Scribbled in black ink, the graffiti read: “Welcome 9-11 Contributors.”
The world around us is increasingly becoming a divided and polarized place. But often there are stories emerging amidst growing racism and xenophobia that assure that love and brotherhood are equally present in the society.
And this is what happened in Williams Lake, British Columbia, Canada.
Last week, members of the city’s Sikh community woke up to find a disturbing graffiti scribbled outside their local gurdwara, Western Sikh Sabha. Scribbled in black ink, the graffiti read: “Welcome 9-11 Contributors.” It was visible to all worshipers driving to the temple.
Members of the close-knit Sikh community who have been living in the area for decades and visit the temple almost on a daily basis were both shocked and upset to find hatred so near to their home. A video footage obtained from the gurudwara confirmed that a man dressed in dark hurriedly wrote the graffiti in the wee hours of morning.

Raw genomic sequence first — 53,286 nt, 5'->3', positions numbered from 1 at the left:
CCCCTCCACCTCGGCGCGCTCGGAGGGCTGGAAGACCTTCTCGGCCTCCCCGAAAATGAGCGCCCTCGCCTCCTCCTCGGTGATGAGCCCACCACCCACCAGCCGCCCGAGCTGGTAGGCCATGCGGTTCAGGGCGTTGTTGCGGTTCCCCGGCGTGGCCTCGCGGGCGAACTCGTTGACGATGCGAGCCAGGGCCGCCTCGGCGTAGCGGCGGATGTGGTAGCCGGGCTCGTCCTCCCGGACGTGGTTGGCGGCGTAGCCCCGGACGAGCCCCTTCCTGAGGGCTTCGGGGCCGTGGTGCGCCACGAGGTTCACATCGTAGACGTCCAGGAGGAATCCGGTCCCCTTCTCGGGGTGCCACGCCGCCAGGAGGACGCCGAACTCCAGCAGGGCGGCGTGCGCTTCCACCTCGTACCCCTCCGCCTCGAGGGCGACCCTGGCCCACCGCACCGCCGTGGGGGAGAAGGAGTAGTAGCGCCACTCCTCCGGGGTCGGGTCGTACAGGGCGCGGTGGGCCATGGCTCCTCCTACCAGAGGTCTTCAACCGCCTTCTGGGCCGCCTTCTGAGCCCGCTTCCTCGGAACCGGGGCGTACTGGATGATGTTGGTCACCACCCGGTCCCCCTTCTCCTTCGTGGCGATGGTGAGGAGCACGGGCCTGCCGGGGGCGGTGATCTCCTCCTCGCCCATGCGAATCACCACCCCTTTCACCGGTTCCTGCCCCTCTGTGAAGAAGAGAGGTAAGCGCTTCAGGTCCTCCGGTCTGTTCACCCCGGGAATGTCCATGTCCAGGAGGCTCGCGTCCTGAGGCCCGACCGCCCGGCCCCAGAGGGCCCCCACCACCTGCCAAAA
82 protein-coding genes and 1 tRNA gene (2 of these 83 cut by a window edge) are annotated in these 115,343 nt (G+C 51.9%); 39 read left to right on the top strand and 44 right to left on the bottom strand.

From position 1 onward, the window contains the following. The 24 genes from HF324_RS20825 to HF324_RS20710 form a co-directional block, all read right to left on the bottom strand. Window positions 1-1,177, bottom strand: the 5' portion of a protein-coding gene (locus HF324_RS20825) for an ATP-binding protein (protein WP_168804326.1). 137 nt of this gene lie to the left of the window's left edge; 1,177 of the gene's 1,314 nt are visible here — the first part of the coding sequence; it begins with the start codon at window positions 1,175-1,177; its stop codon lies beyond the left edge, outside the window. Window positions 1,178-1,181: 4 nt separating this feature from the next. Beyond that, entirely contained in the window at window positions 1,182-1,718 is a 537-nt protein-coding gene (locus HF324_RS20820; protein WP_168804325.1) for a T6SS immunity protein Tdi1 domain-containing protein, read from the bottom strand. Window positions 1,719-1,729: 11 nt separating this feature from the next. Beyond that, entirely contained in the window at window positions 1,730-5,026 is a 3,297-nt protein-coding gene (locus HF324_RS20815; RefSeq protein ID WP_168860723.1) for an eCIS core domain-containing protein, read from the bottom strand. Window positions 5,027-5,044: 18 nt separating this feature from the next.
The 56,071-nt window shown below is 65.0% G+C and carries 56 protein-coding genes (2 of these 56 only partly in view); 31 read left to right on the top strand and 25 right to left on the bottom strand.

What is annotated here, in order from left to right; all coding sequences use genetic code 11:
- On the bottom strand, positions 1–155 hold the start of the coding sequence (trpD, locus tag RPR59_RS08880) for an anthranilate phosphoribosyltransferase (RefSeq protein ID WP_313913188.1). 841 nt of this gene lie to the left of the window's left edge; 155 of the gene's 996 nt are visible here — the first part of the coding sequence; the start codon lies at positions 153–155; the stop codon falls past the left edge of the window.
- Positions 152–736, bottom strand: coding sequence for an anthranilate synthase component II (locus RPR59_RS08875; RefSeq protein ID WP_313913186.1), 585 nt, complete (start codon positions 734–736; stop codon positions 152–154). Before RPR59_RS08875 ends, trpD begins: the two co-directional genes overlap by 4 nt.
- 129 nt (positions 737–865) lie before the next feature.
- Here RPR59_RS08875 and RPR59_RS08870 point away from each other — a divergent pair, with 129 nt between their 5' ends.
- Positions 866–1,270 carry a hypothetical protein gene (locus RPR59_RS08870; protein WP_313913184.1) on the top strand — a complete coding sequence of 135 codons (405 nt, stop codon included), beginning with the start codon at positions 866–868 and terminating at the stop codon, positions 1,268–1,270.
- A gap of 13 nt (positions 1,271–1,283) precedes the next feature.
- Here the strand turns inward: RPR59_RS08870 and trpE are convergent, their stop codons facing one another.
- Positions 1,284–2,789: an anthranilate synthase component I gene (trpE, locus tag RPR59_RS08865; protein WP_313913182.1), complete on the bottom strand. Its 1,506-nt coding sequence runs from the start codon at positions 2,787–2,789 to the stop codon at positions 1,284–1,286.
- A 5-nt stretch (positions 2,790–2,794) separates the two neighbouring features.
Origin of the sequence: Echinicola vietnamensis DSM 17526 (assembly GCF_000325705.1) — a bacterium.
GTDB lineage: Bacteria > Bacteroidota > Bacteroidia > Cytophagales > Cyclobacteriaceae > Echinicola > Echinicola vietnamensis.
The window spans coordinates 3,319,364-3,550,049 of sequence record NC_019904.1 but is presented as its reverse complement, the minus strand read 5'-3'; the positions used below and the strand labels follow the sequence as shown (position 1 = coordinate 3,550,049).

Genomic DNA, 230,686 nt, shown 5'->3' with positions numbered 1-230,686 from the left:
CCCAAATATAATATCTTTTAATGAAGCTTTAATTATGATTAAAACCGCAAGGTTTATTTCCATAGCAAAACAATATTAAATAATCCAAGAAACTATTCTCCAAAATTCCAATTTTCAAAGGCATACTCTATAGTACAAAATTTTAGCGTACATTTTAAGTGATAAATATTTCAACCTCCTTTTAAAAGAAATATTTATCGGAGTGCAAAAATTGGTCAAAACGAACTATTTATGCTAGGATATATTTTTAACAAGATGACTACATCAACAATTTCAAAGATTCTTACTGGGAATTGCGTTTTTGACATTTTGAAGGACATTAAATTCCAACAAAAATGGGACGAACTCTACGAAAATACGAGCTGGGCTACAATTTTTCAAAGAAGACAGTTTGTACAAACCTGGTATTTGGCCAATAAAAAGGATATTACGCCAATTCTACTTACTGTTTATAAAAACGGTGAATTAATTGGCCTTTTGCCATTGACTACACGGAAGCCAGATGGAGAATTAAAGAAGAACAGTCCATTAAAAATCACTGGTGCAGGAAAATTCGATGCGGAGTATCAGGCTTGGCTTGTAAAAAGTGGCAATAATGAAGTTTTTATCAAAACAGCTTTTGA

While they could have reported the matter to the law authorities and get on with life, what members of the Williams Lake Sikh community did was remarkable. They offered the suspect to come and have a cup of tea with them so that they can explain their faith better to him.
The local newspaper Haida Gwaii Observer quoted Balhar Dosanjh, a gurdwara member and a long time Williams Lake resident, as saying: “We are peaceful people. We follow a peaceful religion.”
Dosanjh told the news outlet: “We are peaceful people. If somebody want to come in and know who we are, what we do and how we preach, they can come in or phone us and have a cup of tea with us. If they spend time with us they will learn … that is my message to everybody. Come in, phone us, we will sit together.”
The community has in the past seen the repercussions of hatred. Back in 2006, the temple suffered a huge arson causing a damage of more than $1 million. The community is trying to assure that such extreme hatred is rooted out in the bud and there is no repeat of any hate-based violence.
By extending the olive branch, the members of Sikh faith are setting an example that misconceptions can be booted out without affecting social relationships between the locals who want to peacefully co-exist and respect each-others’ faith and values.
Gurudwara in California vandalized (August 1, 2013)